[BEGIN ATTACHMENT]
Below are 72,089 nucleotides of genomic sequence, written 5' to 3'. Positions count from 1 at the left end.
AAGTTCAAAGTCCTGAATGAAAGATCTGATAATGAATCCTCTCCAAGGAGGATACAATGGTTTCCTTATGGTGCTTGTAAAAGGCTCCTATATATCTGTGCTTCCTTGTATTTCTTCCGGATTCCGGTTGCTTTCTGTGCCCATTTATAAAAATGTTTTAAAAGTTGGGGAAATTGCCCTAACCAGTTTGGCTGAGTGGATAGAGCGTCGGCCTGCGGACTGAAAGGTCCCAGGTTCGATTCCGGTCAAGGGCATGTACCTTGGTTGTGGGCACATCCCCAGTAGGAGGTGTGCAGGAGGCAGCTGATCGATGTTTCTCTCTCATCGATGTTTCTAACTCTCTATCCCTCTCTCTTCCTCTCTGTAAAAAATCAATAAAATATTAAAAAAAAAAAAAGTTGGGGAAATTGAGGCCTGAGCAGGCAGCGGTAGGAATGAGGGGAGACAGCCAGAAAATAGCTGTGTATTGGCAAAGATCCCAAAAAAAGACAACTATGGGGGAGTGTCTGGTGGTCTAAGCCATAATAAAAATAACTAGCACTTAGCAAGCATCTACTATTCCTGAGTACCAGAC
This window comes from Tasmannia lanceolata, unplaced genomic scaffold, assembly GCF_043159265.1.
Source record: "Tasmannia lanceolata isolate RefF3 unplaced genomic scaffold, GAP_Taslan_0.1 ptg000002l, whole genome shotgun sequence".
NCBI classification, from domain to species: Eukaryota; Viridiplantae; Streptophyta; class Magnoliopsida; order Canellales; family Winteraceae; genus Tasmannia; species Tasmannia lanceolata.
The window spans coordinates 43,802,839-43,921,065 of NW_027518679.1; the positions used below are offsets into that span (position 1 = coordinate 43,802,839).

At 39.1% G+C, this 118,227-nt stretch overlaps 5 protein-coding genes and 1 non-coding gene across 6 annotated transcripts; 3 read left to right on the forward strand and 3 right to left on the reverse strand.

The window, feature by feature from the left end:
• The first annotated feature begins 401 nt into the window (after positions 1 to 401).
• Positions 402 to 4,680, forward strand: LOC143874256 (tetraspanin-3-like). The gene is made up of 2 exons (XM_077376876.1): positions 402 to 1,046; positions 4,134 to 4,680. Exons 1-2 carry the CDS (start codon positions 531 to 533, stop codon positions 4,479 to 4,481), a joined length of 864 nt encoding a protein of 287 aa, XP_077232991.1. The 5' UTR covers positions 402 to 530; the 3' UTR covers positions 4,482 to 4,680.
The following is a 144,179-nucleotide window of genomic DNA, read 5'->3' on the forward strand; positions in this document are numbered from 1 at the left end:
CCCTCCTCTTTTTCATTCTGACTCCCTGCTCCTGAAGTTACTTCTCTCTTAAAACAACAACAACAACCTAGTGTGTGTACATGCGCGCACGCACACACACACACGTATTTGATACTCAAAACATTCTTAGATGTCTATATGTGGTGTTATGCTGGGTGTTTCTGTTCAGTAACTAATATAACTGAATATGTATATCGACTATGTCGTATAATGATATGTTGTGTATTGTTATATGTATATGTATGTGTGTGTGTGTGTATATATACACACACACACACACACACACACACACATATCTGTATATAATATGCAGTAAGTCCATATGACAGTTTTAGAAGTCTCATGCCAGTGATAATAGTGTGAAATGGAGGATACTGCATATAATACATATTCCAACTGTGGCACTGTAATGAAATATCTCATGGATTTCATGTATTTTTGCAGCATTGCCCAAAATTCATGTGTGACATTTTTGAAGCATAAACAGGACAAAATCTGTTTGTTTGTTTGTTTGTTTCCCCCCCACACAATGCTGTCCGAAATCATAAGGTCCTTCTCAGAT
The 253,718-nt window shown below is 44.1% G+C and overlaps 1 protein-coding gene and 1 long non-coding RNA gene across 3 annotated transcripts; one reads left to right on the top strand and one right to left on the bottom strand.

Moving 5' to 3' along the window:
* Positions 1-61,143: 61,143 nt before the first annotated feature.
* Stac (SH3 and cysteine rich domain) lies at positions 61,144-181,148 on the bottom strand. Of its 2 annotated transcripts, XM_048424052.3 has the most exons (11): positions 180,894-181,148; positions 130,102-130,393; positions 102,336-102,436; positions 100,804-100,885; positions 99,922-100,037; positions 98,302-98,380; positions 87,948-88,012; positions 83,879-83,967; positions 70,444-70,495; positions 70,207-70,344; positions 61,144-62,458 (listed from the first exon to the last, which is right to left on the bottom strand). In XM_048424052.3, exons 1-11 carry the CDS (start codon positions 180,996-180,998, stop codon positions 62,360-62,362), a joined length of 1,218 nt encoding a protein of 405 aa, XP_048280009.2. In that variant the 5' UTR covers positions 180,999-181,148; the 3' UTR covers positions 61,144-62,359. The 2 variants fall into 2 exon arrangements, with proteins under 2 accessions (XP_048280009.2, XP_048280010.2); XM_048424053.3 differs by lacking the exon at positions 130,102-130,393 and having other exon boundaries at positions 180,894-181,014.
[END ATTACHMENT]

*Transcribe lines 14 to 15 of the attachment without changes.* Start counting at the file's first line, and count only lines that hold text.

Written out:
Moving 5' to 3' along the window:
* Positions 1-61,143: 61,143 nt before the first annotated feature.